Engelsk - en nødvendighed!

Betina Holm Hejlsø

Student thesis: Master thesis


For my master's thesis I have chosen to write about Danish global companies which have English as their corporate language. My thesis question is: To what extend is companies' choice of corporate language affected by politics or research on the area? To answer this question I found the following subjects to be relevant: Communication; corporate language; language barriers; first language and multilingualism; and finally English as a lingua franca (ELF). The theory is mirrored with empirical interviews, with the heads of the communication departments of Danisco A/S; Novozymes A/S; Nordea and ISS (Group). A cornerstone in communication is that the customer is always right, and a seller should therefore always meet a customer on his/her language. New research shows that companies increasingly use English only, because it is their corporate language, and think that when communication fails it is the customer's fault for not being proficient enough in English. The corporate language is a company's official language and this is the language it uses internally, and to a varying extent externally. Though companies see this as a chance to be more effective and to save money on translation, studies have shown that not to be the case. Researchers are not very fond of this monolingualism either, and argue, that ultimately there would be more profit in meeting the customers in their own language. Doing business across borders bears with it its own difficulties. Companies meet language and culture barriers when dealing with people from other cultures. This can result in loss of business. However, if companies meet their customers in their own language, there is a chance that transactions will be more successful. We understand things better in our first language. Some would argue that it is because language is bound to our culture, but there is no real proof of that. However, Risager argues that, though language is not culture bound, it is affected by the context in which it exists. When dealing with the rest of the word, or just to understand one self better, it is good to know other languages than the mother tongue. That is why the EU is working toward multilingualism for all EU citizens. There is no denying, though, that English is the lingua franca of our time, and this is the language most chosen for international business. Companies focus solely on their corporate language, and other languages are not used officially, but there are markets where it is more profitably sound to use the local language. That is an example of how companies have a very pragmatic attitude toward the use of language. The companies in my empirical data collection all used English as their corporate language, and argued that it was the only logical choice. They did not give the impression that their choice of corporate language was based on either the political discourse or on research done on the area. However, I think that the priority the Danish government has given the English language in education, and the general positive attitude the Danes have toward the language, can have had an effect, conscious or unconscious.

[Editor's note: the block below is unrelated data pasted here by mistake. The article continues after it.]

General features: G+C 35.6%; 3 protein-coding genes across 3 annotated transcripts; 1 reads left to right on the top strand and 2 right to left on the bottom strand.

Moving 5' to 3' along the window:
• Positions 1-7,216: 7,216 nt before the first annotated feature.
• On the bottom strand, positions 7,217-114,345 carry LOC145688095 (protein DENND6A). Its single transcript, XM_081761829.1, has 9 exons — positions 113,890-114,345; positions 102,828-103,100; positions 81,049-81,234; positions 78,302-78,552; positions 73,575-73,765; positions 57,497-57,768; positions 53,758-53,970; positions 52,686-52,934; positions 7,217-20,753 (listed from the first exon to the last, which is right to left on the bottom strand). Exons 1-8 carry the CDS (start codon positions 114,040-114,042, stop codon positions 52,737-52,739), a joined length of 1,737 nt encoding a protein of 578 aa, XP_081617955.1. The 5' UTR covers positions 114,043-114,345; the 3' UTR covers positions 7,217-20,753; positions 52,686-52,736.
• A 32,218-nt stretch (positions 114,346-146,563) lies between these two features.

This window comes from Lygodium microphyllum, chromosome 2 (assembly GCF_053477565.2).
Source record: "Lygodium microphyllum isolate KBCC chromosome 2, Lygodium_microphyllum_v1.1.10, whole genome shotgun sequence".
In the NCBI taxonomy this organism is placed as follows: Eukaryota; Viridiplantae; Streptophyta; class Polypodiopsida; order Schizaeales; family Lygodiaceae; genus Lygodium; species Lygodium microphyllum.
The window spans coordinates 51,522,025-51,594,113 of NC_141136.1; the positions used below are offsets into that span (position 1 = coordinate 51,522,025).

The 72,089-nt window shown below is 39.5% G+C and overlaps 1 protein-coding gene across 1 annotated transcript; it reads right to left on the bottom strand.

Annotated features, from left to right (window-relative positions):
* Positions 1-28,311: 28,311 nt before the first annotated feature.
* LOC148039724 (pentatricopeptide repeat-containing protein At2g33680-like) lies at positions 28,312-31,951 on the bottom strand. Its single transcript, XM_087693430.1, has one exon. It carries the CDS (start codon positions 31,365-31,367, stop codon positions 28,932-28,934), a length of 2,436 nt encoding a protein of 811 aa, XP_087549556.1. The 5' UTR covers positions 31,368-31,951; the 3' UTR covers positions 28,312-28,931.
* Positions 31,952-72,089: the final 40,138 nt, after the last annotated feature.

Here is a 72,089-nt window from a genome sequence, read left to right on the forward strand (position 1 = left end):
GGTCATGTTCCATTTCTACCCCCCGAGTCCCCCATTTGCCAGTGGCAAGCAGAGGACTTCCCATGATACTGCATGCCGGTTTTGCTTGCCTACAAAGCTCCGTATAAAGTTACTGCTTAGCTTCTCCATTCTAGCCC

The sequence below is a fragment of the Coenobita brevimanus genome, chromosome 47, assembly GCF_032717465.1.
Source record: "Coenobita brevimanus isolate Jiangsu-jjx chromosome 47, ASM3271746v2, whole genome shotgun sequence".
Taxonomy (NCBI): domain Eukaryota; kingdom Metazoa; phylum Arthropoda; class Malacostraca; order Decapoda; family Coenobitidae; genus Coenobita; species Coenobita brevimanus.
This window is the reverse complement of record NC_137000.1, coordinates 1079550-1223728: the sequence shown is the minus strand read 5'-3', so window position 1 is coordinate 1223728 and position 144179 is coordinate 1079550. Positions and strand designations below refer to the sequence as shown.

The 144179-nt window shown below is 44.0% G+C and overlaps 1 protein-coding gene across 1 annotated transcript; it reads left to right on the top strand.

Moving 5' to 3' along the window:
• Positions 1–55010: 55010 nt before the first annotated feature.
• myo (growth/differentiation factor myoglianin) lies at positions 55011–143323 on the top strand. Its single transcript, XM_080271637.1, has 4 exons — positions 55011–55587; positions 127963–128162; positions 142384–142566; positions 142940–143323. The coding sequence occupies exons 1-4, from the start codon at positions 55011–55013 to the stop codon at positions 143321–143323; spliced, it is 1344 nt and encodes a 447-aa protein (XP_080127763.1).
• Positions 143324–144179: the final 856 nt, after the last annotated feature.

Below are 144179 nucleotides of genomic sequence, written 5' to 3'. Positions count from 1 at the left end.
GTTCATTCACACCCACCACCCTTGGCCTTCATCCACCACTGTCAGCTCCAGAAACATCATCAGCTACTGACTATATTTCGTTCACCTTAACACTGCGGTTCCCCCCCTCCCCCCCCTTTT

EducationsMA in International Business Communication (Intercultural Marketing), (Graduate Programme) Final Thesis
Publication date2011
Number of pages160